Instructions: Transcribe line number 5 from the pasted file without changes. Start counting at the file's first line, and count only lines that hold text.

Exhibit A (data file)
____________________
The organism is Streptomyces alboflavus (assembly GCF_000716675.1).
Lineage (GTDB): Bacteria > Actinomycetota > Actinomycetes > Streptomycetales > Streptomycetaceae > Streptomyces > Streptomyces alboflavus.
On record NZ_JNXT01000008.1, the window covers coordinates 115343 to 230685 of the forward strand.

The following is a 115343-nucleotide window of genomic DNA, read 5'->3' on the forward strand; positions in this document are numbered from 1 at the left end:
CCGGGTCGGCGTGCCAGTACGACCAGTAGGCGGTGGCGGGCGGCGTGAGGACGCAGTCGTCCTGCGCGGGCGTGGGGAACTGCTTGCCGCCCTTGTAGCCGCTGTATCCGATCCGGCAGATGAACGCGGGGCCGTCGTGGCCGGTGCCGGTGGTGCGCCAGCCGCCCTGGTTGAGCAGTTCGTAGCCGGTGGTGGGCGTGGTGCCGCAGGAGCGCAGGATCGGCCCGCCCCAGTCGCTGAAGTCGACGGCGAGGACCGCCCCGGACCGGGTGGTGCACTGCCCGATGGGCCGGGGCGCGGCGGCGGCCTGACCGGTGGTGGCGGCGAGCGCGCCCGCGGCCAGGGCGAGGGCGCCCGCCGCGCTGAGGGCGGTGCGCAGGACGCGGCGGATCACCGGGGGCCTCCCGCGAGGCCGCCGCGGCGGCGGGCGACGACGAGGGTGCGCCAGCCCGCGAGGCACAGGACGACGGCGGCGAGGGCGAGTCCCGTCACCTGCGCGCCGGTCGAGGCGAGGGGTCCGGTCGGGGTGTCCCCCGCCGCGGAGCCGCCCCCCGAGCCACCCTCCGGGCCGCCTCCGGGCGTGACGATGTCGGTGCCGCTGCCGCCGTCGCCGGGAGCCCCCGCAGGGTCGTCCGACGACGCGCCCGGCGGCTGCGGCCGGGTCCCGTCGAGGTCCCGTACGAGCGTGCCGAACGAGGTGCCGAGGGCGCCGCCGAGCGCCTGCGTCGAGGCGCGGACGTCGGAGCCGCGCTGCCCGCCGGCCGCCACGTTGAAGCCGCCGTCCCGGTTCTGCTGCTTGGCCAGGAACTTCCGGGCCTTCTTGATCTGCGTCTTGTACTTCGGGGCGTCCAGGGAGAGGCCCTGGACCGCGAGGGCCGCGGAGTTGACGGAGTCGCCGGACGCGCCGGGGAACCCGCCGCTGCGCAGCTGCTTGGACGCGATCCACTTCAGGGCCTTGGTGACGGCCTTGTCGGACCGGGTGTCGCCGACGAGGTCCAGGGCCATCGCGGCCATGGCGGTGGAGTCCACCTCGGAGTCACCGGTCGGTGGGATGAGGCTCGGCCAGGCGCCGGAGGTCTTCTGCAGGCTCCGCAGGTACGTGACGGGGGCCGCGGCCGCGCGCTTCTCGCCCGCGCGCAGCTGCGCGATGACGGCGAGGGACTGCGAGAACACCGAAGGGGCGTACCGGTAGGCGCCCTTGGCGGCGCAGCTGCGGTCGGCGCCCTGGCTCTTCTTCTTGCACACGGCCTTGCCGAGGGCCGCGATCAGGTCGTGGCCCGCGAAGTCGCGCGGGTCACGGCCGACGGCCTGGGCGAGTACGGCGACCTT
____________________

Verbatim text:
CCGGGTCGGCGTGCCAGTACGACCAGTAGGCGGTGGCGGGCGGCGTGAGGACGCAGTCGTCCTGCGCGGGCGTGGGGAACTGCTTGCCGCCCTTGTAGCCGCTGTATCCGATCCGGCAGATGAACGCGGGGCCGTCGTGGCCGGTGCCGGTGGTGCGCCAGCCGCCCTGGTTGAGCAGTTCGTAGCCGGTGGTGGGCGTGGTGCCGCAGGAGCGCAGGATCGGCCCGCCCCAGTCGCTGAAGTCGACGGCGAGGACCGCCCCGGACCGGGTGGTGCACTGCCCGATGGGCCGGGGCGCGGCGGCGGCCTGACCGGTGGTGGCGGCGAGCGCGCCCGCGGCCAGGGCGAGGGCGCCCGCCGCGCTGAGGGCGGTGCGCAGGACGCGGCGGATCACCGGGGGCCTCCCGCGAGGCCGCCGCGGCGGCGGGCGACGACGAGGGTGCGCCAGCCCGCGAGGCACAGGACGACGGCGGCGAGGGCGAGTCCCGTCACCTGCGCGCCGGTCGAGGCGAGGGGTCCGGTCGGGGTGTCCCCCGCCGCGGAGCCGCCCCCCGAGCCACCCTCCGGGCCGCCTCCGGGCGTGACGATGTCGGTGCCGCTGCCGCCGTCGCCGGGAGCCCCCGCAGGGTCGTCCGACGACGCGCCCGGCGGCTGCGGCCGGGTCCCGTCGAGGTCCCGTACGAGCGTGCCGAACGAGGTGCCGAGGGCGCCGCCGAGCGCCTGCGTCGAGGCGCGGACGTCGGAGCCGCGCTGCCCGCCGGCCGCCACGTTGAAGCCGCCGTCCCGGTTCTGCTGCTTGGCCAGGAACTTCCGGGCCTTCTTGATCTGCGTCTTGTACTTCGGGGCGTCCAGGGAGAGGCCCTGGACCGCGAGGGCCGCGGAGTTGACGGAGTCGCCGGACGCGCCGGGGAACCCGCCGCTGCGCAGCTGCTTGGACGCGATCCACTTCAGGGCCTTGGTGACGGCCTTGTCGGACCGGGTGTCGCCGACGAGGTCCAGGGCCATCGCGGCCATGGCGGTGGAGTCCACCTCGGAGTCACCGGTCGGTGGGATGAGGCTCGGCCAGGCGCCGGAGGTCTTCTGCAGGCTCCGCAGGTACGTGACGGGGGCCGCGGCCGCGCGCTTCTCGCCCGCGCGCAGCTGCGCGATGACGGCGAGGGACTGCGAGAACACCGAAGGGGCGTACCGGTAGGCGCCCTTGGCGGCGCAGCTGCGGTCGGCGCCCTGGCTCTTCTTCTTGCACACGGCCTTGCCGAGGGCCGCGATCAGGTCGTGGCCCGCGAAGTCGCGCGGGTCACGGCCGACGGCCTGGGCGAGTACGGCGACCTT